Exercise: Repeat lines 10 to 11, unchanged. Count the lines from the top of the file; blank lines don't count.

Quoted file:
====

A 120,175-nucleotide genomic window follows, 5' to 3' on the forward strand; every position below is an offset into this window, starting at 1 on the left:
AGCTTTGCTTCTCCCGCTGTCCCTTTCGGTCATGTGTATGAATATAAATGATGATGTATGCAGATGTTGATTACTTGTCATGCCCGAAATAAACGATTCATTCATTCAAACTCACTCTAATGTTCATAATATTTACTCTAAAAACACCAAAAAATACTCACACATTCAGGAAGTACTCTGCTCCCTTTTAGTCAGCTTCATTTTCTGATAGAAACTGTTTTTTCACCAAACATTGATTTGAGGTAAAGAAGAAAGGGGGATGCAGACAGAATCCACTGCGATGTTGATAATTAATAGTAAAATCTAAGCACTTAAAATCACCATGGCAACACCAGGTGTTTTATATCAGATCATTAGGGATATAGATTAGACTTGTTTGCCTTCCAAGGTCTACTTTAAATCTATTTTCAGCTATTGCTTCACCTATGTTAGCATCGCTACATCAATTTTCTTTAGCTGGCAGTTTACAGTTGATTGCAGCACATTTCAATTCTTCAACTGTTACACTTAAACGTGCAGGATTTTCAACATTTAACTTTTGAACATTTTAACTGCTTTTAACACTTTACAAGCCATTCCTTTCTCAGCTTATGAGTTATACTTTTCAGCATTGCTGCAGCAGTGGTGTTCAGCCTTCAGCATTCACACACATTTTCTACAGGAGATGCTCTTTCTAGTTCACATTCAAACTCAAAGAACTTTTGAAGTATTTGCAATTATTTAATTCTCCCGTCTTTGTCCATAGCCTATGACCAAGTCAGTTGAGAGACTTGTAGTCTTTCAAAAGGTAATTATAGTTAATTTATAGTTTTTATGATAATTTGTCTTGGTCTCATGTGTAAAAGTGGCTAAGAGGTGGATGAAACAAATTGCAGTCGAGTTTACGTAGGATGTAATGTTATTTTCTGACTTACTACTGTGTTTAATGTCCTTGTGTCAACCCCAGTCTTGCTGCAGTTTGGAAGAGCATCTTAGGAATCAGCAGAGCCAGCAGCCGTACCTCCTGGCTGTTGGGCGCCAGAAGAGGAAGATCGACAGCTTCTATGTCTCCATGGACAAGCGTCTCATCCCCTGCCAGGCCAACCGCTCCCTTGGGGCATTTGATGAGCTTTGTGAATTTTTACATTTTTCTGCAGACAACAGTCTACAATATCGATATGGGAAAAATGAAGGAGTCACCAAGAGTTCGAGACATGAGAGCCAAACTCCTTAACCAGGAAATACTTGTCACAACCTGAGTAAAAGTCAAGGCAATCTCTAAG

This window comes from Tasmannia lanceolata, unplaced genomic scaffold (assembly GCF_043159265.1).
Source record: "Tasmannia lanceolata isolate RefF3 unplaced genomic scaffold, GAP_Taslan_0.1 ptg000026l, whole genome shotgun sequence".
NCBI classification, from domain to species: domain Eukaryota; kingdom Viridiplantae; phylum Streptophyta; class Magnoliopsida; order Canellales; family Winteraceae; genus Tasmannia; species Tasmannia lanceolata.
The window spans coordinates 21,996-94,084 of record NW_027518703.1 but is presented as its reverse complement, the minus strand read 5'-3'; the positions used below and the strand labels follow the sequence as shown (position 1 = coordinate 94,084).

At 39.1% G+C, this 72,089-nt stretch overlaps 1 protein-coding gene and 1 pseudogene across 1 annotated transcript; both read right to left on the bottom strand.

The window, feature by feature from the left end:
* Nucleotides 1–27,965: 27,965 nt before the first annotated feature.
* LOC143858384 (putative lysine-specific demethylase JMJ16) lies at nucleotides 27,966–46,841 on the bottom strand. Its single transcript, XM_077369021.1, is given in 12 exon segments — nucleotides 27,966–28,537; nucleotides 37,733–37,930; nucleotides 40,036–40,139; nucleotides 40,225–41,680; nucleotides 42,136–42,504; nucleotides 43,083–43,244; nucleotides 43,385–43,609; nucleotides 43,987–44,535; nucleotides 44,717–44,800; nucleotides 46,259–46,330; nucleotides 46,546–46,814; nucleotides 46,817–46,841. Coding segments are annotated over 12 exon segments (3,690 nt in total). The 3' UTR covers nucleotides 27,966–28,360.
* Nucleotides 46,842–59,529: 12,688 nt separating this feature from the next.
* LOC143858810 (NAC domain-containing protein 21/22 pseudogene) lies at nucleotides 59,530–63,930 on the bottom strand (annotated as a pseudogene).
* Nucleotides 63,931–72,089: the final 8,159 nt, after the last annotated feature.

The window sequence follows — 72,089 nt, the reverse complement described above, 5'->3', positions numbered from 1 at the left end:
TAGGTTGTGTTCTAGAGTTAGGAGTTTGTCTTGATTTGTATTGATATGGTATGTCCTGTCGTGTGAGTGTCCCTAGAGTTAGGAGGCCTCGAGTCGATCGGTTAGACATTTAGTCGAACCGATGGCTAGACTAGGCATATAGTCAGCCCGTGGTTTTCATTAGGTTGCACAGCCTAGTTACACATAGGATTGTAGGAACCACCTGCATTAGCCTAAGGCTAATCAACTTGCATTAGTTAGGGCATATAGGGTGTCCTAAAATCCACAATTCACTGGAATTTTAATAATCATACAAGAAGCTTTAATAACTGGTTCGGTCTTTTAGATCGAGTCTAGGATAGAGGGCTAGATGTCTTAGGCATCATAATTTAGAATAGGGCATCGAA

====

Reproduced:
* LOC143858384 (putative lysine-specific demethylase JMJ16) lies at nucleotides 27,966–46,841 on the bottom strand. Its single transcript, XM_077369021.1, is given in 12 exon segments — nucleotides 27,966–28,537; nucleotides 37,733–37,930; nucleotides 40,036–40,139; nucleotides 40,225–41,680; nucleotides 42,136–42,504; nucleotides 43,083–43,244; nucleotides 43,385–43,609; nucleotides 43,987–44,535; nucleotides 44,717–44,800; nucleotides 46,259–46,330; nucleotides 46,546–46,814; nucleotides 46,817–46,841. Coding segments are annotated over 12 exon segments (3,690 nt in total). The 3' UTR covers nucleotides 27,966–28,360.
* Nucleotides 46,842–59,529: 12,688 nt separating this feature from the next.